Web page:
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How to: Use Transactions in a DAO Recordset

Office 2007

A transaction is a set of operations bundled together and treated as a single unit of work. The work in a transaction must be completed as a whole; if any part of the transaction fails, the entire transaction fails. Transactions offer the developer the ability to enforce data integrity. With multiple database operations bundled into a single unit that must succeed or fail as a whole, the database cannot reach an inconsistent state. Transactions are common to most database management systems.

The most common example of transaction processing involves a bank's automated teller machine (ATM). The processes of dispensing cash and then debiting the user's account are considered a logical unit of work and are wrapped in a transaction: The cash is not dispensed unless the system is also able to debit the account. By using a transaction, the entire operation either succeeds or fails. This maintains the consistent state of the ATM database.

You should consider using transactions if you want to make sure that each operation in a group of operations is successful before all operations are committed. Keep in mind that all transactions are invisible to other transactions. That is, no transaction can see another transaction's updates to the database until the transaction is committed.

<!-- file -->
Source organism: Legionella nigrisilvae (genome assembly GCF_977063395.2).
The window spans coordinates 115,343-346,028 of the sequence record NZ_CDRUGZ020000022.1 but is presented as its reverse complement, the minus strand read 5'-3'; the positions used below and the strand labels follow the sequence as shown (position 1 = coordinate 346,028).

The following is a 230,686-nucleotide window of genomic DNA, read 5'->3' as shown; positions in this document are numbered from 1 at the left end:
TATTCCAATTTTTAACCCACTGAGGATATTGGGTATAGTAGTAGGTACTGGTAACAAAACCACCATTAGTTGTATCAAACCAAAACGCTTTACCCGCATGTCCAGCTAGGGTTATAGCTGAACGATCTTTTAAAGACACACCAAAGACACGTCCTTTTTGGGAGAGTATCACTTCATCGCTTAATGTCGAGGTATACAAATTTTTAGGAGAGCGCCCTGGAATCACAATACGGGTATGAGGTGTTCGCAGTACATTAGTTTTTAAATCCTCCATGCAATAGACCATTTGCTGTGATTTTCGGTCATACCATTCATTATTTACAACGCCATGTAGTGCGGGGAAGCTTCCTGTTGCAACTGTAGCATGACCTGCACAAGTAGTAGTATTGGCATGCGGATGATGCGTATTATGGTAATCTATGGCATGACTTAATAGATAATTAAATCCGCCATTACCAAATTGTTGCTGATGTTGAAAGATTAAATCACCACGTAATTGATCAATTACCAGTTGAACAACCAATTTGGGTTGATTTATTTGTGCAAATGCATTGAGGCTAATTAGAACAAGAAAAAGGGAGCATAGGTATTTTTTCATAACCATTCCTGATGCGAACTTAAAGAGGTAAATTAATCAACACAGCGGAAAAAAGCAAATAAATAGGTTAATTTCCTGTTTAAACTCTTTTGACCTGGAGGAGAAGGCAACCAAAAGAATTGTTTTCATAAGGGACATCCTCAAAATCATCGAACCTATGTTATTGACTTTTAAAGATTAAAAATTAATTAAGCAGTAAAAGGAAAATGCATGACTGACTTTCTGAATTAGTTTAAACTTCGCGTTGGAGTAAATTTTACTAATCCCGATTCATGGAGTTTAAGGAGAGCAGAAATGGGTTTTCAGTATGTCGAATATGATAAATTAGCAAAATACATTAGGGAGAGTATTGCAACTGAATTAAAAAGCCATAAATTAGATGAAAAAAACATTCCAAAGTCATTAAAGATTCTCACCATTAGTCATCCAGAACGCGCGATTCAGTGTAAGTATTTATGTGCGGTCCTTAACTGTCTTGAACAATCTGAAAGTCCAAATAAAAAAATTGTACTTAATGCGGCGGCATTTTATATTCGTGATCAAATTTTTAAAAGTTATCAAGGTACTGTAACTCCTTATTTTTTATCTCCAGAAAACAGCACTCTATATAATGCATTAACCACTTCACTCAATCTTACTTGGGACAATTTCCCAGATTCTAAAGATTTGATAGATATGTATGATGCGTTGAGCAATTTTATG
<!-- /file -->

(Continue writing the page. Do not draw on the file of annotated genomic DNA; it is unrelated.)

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The behavior of transactions with Access databases differs from the behavior of ODBC data sources, such as Microsoft SQL Server. For example, if a database is connected to a file server, and the file server stops before a transaction has had time to commit its changes, then your database could be left in an inconsistent state. If you require true transaction support with respect to durability, you should investigate using a client/server architecture.

The Microsoft Access databse engine supports transactions through the DAO BeginTrans, CommitTrans, and Rollback methods of the Workspace object.

The following example changes the job title of all sales representatives in the Employees table. After the BeginTrans method starts a transaction that isolates all of the changes made to the Employees table, the CommitTrans method saves the changes. Notice that you can use the Rollback method to undo changes that you saved with the Update method.

Sub ChangeTitle()

Dim wrkCurrent As DAO.Workspace
Dim dbsNorthwind As DAO.Database
Dim rstEmployee As DAO.Recordset

On Error GoTo ErrorHandler

   Set wrkCurrent = DBEngine.Workspaces(0)
   Set dbsNorthwind = CurrentDB
   Set rstEmployee = dbsNorthwind.OpenRecordset("Employees")

   Do Until rstEmployee.EOF
      If rstEmployee!Title = "Sales Representative" Then
         rstEmloyee!Title = "Sales Associate"
      End If

   If MsgBox("Save all changes?", vbQuestion + vbYesNo) = vbYes Then
   End If


   Set rstEmployee = nothing
   Set dbsNorthwind = Nothing
   Set wrkCurrent = Nothing

   Exit Sub

   MsgBox "Error #: " & Err.Number & vbCrLf & vbCrLf & Err.Description
End Sub

When you use transactions, all databases and Recordset objects in the specified Workspace object are affected; transactions are global to the workspace, not to a specific database or Recordset. If you perform operations on more than one database or within a workspace transaction, the Commit and Rollback methods affect all the objects changed within that workspace during the transaction.

You can also use the BeginTrans, CommitTrans, and Rollback methods with the DBEngine object. In this case, the transaction is applied to the default workspace, which is DBEngine.Workspaces(0).